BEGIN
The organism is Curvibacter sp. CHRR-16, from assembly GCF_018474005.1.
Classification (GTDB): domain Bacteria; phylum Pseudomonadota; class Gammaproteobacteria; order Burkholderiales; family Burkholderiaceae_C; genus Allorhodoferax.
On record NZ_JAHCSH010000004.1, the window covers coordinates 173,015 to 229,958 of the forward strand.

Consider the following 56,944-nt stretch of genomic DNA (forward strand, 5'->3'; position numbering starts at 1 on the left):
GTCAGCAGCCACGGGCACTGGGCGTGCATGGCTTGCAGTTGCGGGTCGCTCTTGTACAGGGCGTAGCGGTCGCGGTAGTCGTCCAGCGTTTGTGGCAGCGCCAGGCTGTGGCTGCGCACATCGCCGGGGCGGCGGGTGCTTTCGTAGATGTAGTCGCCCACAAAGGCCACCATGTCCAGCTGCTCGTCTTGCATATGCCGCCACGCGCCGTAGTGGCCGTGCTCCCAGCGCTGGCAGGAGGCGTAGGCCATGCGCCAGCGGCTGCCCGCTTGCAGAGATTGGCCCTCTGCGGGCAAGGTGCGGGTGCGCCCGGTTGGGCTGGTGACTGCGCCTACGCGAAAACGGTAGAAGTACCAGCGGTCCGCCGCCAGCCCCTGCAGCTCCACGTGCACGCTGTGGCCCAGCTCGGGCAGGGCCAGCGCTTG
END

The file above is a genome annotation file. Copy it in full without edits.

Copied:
The organism is Curvibacter sp. CHRR-16, from assembly GCF_018474005.1.
Classification (GTDB): domain Bacteria; phylum Pseudomonadota; class Gammaproteobacteria; order Burkholderiales; family Burkholderiaceae_C; genus Allorhodoferax.
On record NZ_JAHCSH010000004.1, the window covers coordinates 173,015 to 229,958 of the forward strand.

Consider the following 56,944-nt stretch of genomic DNA (forward strand, 5'->3'; position numbering starts at 1 on the left):
GTCAGCAGCCACGGGCACTGGGCGTGCATGGCTTGCAGTTGCGGGTCGCTCTTGTACAGGGCGTAGCGGTCGCGGTAGTCGTCCAGCGTTTGTGGCAGCGCCAGGCTGTGGCTGCGCACATCGCCGGGGCGGCGGGTGCTTTCGTAGATGTAGTCGCCCACAAAGGCCACCATGTCCAGCTGCTCGTCTTGCATATGCCGCCACGCGCCGTAGTGGCCGTGCTCCCAGCGCTGGCAGGAGGCGTAGGCCATGCGCCAGCGGCTGCCCGCTTGCAGAGATTGGCCCTCTGCGGGCAAGGTGCGGGTGCGCCCGGTTGGGCTGGTGACTGCGCCTACGCGAAAACGGTAGAAGTACCAGCGGTCCGCCGCCAGCCCCTGCAGCTCCACGTGCACGCTGTGGCCCAGCTCGGGCAGGGCCAGCGCTTG